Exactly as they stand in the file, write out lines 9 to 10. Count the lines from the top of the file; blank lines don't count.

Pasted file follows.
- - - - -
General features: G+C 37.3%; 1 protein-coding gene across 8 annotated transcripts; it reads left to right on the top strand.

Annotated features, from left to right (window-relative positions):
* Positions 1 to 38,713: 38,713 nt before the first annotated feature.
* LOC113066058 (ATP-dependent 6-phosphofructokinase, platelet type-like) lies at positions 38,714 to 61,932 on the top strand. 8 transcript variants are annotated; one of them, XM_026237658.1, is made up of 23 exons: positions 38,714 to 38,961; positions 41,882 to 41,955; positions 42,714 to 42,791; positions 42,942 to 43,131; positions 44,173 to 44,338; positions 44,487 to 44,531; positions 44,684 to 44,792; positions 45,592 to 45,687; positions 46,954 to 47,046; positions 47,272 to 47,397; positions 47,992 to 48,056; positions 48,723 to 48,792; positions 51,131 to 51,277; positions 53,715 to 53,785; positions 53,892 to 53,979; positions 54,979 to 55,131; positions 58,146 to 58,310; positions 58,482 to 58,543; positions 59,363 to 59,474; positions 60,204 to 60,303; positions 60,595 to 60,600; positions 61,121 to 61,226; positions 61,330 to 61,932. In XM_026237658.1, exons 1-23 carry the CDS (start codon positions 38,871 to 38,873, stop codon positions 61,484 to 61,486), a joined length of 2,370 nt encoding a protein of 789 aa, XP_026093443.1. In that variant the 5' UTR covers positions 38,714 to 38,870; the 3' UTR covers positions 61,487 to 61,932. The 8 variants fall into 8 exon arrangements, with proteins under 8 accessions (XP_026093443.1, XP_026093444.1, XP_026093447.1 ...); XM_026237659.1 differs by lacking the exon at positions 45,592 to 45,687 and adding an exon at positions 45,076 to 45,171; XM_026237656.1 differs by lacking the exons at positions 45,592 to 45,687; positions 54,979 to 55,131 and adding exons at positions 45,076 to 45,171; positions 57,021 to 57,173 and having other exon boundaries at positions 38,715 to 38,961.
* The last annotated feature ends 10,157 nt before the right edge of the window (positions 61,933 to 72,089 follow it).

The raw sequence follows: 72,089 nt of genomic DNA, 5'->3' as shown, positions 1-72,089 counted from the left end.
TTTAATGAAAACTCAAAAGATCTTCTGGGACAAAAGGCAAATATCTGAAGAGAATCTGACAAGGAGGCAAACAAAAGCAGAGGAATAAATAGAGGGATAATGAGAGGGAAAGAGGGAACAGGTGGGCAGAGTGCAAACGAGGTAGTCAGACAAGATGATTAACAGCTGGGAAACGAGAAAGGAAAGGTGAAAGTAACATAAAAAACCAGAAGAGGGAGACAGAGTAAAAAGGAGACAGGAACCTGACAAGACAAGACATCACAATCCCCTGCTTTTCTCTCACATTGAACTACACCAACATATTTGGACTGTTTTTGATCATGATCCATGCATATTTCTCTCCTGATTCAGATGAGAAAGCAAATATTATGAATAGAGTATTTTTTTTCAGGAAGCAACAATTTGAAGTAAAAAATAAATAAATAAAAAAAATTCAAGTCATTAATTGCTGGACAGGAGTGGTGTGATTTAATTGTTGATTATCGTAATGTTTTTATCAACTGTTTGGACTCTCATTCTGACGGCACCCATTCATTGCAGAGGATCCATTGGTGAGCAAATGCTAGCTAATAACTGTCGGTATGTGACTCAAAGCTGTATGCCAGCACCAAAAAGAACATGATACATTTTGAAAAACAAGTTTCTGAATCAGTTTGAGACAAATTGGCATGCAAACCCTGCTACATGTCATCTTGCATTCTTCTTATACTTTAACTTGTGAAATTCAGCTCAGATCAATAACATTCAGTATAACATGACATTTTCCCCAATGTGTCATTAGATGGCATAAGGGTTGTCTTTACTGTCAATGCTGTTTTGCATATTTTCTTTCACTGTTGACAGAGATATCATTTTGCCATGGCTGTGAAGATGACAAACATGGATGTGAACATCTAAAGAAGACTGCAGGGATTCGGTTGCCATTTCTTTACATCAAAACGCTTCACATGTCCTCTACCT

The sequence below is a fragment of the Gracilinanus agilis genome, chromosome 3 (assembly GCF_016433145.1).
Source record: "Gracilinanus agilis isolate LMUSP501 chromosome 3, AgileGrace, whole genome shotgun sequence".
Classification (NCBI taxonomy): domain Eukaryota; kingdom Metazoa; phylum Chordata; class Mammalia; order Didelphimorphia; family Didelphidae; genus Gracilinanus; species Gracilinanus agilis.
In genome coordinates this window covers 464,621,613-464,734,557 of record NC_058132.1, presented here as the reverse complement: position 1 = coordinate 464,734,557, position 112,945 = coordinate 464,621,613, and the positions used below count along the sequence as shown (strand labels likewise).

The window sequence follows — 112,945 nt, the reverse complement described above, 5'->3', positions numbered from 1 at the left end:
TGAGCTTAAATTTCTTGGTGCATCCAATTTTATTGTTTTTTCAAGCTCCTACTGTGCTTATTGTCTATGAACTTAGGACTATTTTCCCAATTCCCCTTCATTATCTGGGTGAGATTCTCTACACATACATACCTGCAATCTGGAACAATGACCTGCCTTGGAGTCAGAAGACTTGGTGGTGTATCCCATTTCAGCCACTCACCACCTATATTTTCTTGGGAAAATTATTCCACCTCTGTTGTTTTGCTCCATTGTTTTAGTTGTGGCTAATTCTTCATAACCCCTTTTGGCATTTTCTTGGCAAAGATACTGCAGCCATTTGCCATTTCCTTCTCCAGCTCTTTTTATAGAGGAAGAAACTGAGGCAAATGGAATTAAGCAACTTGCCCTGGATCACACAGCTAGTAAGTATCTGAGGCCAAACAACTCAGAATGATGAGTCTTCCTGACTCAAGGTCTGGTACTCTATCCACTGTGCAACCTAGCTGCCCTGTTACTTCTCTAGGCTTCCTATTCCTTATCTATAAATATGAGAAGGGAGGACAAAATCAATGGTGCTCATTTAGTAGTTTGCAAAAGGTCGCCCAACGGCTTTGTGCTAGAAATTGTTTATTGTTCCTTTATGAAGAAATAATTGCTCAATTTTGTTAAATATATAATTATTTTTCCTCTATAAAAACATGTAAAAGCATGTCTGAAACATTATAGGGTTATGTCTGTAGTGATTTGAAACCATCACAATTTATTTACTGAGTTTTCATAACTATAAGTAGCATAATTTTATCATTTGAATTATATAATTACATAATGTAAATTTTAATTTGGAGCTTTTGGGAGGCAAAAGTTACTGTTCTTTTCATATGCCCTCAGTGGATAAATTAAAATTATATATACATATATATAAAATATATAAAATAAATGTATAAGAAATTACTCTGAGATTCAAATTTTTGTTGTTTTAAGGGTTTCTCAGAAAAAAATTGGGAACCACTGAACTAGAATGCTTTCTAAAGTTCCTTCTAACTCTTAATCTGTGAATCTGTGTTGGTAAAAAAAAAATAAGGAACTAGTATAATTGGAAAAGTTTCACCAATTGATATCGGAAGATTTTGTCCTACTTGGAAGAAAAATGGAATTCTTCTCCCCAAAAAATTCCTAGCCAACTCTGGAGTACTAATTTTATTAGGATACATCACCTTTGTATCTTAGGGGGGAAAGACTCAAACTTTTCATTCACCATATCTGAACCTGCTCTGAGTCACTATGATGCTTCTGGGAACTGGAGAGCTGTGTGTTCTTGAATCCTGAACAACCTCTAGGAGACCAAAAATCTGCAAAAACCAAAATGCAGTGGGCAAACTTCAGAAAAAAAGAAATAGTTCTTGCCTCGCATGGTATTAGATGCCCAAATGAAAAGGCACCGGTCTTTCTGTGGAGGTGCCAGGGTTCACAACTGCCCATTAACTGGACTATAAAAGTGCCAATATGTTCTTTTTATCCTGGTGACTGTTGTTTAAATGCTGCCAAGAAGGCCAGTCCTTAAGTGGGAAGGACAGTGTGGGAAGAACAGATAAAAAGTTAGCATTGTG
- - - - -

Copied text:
Source record: "Gracilinanus agilis isolate LMUSP501 chromosome 3, AgileGrace, whole genome shotgun sequence".
Classification (NCBI taxonomy): domain Eukaryota; kingdom Metazoa; phylum Chordata; class Mammalia; order Didelphimorphia; family Didelphidae; genus Gracilinanus; species Gracilinanus agilis.